Own your career - no one else can do it for you
Editor’s Note: This is a guest opinion that has been submitted by a member of the Rice community. The views expressed in this opinion are those of the author and do not necessarily represent or reflect the views of the Thresher or its editorial board. All guest opinions are fact-checked and edited for clarity and conciseness by Thresher editors.
As student director of the Peer Career Advisor program with the Center for Career Development, I am passionate about ensuring everyone feels equipped along their career journey. Advising students has made me keenly aware of the anxiety and disappointment stemming from the COVID economy; it has also given perspective on common misconceptions about career exploration and campus resources, one of which is the idea that because a student meets with the CCD, they will automatically get an offer for their dream job. Although offices across campus exist to support students, it is ultimately up to students to take ownership of their own careers.
Ownership means taking initiative to ask for help, even when it’s scary. For me, this started with scheduling a career advising meeting, in which I promptly started crying because I felt so lost and anxious about what path I should take post-graduation. In response, the advisor helped me see what valuable skills I already possessed and shared options commensurate with my interests, along with ways to explore them. If I would not have taken the initiative to schedule the meeting, I would not have known about the variety of career options that aren’t widely discussed, and I definitely would not have known best practices for landing my internships.
Ownership means championing your experiences, even if they don’t feel relevant. As I’ve grown in my career knowledge, I realized companies care a lot less about what I did in my past positions than I thought; they care why and how what I did provided me with applicable skills that will make me good at the job to which I am applying. This shifted how I think about job searching to highlight those transferable skills. When done right, my roommate should be able to identify the action verb, content and impact or result in every bullet on my resume. I also learned to be inspired by verbs from job descriptions: the best way to demonstrate I can “leverage data to deliver insights” is to include a bullet about “leveraging prior stock data to identify trends” in a COMP 140 project.
Ownership means doing the research. It felt like my early career meetings amounted to advisors referring me to online documents and resources. Now I understand why: Before addressing the nuances of my materials, I needed to have the basics, and it was more time-efficient to share documents than to verbalize the information they contain. One of the biggest things I’ve learned for efficient meetings is to review resources on the office or company’s website in advance — it can save time, increase confidence, provide context, and improve conversation quality. In interviews, re-reading the job description, reviewing company values, and looking the company up on Google news differentiates those who have done their homework from those who have not because prepared candidates understand the culture and how their prospective role fits into the company’s mission.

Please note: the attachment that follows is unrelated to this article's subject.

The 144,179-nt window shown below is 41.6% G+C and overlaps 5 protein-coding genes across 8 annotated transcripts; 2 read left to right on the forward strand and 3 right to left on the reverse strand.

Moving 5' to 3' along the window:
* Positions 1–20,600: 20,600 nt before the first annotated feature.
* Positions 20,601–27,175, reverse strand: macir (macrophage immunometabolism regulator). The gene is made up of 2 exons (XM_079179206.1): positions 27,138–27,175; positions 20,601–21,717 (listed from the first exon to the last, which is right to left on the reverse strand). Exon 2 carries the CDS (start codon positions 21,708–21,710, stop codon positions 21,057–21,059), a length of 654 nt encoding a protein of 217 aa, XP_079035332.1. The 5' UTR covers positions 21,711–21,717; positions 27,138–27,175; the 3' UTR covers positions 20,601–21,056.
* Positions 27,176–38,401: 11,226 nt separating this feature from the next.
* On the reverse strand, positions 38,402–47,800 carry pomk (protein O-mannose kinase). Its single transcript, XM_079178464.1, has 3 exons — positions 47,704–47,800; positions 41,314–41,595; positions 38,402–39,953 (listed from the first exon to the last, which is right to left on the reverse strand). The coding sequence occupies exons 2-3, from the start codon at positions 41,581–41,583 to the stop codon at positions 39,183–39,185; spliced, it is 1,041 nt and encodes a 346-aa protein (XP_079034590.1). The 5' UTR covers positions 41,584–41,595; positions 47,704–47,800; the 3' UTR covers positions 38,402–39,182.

Ownership means being mindful of the recruiter’s time. On average, they spend 7.4 seconds looking at a resume, and computer systems filter out most templates. Every fraction of a second spent trying to find dates because I used a format I thought would make me stand out is time they are not spending being impressed by my resume’s contents. In this case, simple is best. Similarly, after info sessions, I saw recruiters quickly become overrun with students trying to make a good impression. I learned they actually remember students who are aware of others in the conversation, ask questions that aren’t Google-able, and are mindful of their time (maybe even offering to help clean up after the session).
Ownership means building your own relationships. Eighty-five percent of jobs are secured through networking. Although I do not come from a well-connected background, attending workshops helped me learn to maximize resources such as LinkedIn and Sallyportal to reach Rice’s surprisingly responsive alumni network. I’ve talked with over 100 former Rice students, and their combined perspectives helped me see past the marketing to what prestigious jobs are really like. This also helped me feel more grounded as I understood how my current campus involvement truly is building relevant skills, and these conversations helped me feel more comfortable as I went through the recruiting process with different companies.
Regardless of how we spend our time on campus, we are ultimately at Rice because we want a career someday. Controlling your career is about being aware of the opportunities around you and putting in the work to take advantage of them. The CCD and PCAs are great resources, but they cannot guarantee you a job. How will you take ownership of your future?
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